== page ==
Lake Greenwood water levels are at 434.92 (full pool is 440.0) and water temperatures are around 50 degrees but rising. The lake is clearing but still dirty in places.
Lake Greenwood bass fishing has been pretty tough, but veteran tournament angler Stan Gunter of Saluda expects that the recent spell of warm weather should make the fish more active. The best pattern remains fishing crankbaits in shallow, rocky areas, but some fish are also starting to be caught throwing Alabama rigs or spinnerbaits around docks. When water temperatures reach the low to mid-50s spinnerbaits should get good.
As dirty as the lake has been Stan has not seen or heard of much deep activity.
Lake Russell water levels are around 474.75 (full pool is 475.00) and water temperatures are in the upper 50s. The main lake is pretty clear but the backs are stained.
Recently Lake Russell bass fishing has not looked much like it has for the past month or more. But for now Guide Jerry Kotal (706-988-0860) reports that fish are very shallow, and he has been catching largemouth and spots in 2-3 feet of water on Carolina rigs, jigs and spinnerbaits. The backs of creeks have seen a lot of largemouth caught. Jerry notes that a few fish can still be caught deeper on drop shots in 20-25 feet of water, and more fish should be out there again soon.
Guide Wendell Wilson (706-283-3336) has also found good action relatively shallow, and on shallow points they have been catching fish on worms. Off the sides of points in 8-12 feet of water they have been catching fish on shakey heads, and then in 10-20 feet a drop shot rig has been working.
Wendell reports that in the mid-lake area they have been catching striped bass and hybrids that are suspended about 20-30 feet down over timber in 50-60 feet of water. Free lines with herring and medium shiners, as well as Alabama rigs, are catching fish.
Crappie are on the move and staging up with the warm temperatures, and for most of the week they have been suspended about 6-8 feet down in the backs of creeks in about 20 feet of water. Long-line trolling with jigs has been working well for fish suspended high in the water column. Jerry thinks that soon there could even be some crappie on the banks, although the cold should push them deeper soon.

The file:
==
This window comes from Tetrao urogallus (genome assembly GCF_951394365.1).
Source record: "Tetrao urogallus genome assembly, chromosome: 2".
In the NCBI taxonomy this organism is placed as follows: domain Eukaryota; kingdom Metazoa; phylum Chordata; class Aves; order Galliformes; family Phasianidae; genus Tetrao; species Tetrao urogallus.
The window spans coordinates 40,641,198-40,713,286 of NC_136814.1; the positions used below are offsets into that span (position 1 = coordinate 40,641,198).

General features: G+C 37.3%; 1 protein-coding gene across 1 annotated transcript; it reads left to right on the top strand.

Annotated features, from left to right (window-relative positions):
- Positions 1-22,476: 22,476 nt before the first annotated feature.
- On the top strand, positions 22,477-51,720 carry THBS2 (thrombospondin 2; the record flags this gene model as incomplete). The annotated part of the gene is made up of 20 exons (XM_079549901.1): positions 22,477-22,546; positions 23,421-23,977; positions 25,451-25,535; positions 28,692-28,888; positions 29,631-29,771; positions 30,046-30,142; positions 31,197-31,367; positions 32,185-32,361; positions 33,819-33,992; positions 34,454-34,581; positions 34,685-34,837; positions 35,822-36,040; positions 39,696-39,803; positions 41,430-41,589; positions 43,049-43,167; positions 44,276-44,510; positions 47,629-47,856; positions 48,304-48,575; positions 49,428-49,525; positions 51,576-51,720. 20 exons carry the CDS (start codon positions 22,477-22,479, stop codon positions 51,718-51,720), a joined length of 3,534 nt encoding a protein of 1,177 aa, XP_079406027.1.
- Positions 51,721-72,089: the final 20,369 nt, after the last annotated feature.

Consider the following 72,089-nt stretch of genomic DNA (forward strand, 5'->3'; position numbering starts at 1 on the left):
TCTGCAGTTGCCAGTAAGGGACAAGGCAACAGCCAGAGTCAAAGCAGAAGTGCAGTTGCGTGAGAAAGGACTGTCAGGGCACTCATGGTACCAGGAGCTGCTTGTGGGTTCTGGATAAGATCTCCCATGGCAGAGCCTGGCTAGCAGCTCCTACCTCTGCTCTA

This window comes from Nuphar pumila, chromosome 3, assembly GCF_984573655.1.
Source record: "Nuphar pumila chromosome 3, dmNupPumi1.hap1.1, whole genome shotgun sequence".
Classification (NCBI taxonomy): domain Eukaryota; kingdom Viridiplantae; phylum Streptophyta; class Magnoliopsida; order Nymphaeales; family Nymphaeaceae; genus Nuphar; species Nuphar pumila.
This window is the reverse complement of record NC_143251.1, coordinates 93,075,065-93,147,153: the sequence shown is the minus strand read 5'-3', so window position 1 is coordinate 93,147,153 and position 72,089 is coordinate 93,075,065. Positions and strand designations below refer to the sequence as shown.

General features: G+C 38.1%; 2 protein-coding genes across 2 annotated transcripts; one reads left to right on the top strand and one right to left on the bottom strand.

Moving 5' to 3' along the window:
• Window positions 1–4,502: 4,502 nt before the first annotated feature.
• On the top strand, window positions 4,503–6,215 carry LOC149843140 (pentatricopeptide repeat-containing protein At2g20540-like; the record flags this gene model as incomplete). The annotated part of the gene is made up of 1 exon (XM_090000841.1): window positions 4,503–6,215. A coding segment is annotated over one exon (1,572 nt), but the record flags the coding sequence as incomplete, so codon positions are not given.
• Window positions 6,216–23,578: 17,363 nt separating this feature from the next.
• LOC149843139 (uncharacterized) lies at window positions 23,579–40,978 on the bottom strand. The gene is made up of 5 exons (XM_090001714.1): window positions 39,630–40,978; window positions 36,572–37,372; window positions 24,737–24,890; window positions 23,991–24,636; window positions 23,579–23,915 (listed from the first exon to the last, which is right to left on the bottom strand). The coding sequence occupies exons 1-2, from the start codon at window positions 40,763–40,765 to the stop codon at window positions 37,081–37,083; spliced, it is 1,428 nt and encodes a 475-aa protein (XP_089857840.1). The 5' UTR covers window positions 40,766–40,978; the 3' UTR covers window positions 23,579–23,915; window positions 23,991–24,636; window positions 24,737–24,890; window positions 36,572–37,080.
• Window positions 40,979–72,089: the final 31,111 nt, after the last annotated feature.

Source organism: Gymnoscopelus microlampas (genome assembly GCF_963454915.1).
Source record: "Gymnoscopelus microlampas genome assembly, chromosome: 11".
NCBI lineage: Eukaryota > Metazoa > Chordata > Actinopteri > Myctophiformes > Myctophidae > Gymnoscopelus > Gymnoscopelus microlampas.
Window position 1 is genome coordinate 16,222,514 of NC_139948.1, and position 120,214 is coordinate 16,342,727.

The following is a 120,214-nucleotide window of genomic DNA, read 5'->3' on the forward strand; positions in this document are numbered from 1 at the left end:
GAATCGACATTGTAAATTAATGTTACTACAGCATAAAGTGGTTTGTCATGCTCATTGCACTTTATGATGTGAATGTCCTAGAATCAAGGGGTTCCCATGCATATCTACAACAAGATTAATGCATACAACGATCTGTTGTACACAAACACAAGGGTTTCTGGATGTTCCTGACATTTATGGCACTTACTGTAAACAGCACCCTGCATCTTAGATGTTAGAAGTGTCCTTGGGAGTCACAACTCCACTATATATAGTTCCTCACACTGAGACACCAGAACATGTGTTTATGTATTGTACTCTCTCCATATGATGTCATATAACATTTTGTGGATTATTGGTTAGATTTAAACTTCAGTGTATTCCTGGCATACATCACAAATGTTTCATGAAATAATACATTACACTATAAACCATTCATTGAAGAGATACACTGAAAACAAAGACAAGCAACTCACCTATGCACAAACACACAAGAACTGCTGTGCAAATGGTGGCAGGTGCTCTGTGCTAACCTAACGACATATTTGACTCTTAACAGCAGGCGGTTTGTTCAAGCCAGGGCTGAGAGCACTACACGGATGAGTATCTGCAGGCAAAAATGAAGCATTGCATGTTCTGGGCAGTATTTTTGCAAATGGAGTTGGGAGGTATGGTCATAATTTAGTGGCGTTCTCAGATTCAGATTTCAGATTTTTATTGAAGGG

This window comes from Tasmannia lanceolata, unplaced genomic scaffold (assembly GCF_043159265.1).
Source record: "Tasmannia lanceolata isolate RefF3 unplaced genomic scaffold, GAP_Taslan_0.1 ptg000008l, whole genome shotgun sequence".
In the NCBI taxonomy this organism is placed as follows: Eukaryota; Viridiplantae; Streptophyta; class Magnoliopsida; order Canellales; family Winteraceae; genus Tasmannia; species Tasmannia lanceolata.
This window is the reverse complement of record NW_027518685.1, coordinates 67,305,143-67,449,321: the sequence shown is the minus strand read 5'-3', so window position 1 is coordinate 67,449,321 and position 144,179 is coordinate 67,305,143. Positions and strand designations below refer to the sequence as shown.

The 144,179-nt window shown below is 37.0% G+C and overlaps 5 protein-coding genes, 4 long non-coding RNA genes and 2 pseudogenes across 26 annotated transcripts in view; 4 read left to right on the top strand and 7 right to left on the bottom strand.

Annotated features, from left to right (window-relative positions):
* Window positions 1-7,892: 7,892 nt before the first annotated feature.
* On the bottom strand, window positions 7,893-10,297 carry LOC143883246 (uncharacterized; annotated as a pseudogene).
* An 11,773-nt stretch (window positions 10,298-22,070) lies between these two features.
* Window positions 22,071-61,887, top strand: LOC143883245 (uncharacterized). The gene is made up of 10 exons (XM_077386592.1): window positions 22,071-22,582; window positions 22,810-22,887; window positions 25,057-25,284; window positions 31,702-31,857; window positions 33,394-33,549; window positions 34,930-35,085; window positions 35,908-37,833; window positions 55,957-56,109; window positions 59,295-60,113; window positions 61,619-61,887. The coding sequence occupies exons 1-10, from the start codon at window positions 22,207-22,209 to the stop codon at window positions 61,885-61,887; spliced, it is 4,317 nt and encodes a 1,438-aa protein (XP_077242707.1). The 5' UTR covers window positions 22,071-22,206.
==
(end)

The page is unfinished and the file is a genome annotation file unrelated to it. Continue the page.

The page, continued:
Lake Thurmond water levels are down to 326.49 (full pool is 330.00) while water temperatures have risen to the upper 50s. Creeks and up the lake are more stained while the lower lake is clearer.
Rising temperatures have made for a good bass bite recently, and tournament angler Tyler Matthews of Evans, Georgia, reports that he has been finding fish in a couple of different patterns. Overnight it seems that fish are wanting to get near heat-holding rock, and first thing until about 10:30 he is finding them around any area (points, banks, pockets, etc.) that has rock. The depth range has been about 2-12 feet. He is fishing shakey heads and Sleds, and up the lake in dirtier water he is using a black and blue Speed Craw trailer with the Sled while down the lake he is using green pumpkin.
After the sun gets up and the water warms, Tyler is finding fish throwing square-billed crankbaits and Rattle Traps into pockets. Up the lake he is throwing red baits, and down the lake in the clearer water he is throwing more natural silver or white colors. If a pocket does not have hydrilla Tyler is not finding fish.
Recently Tyler found some fish schooling in very shallow water, and all they would eat was a silver spoon with a feathered treble hook.
Warm weather has completely changed the striper and hybrid bite, and William Sasser Guide Service (864-333-2000) reports that down-line fishing is all but gone. Fish have scattered out in the creeks in 5-20 feet of water, and pulling free-lines and planer boards is the best way to target them. Work the edges of the creeks from the mouth to the back and then double back out to the front. Although the extreme lower end is pretty dead there are fish in most of the creeks, with the South Carolina Little River, Wells Creek and Hawes Creek the best areas.
The crappie have also gone shallower, and William Sasser Guide Service reports that they are catching crappie trolling in the backs of creeks with jigs. Pulling baits along the edges in 6-8 feet of water near the bottom has been the best pattern.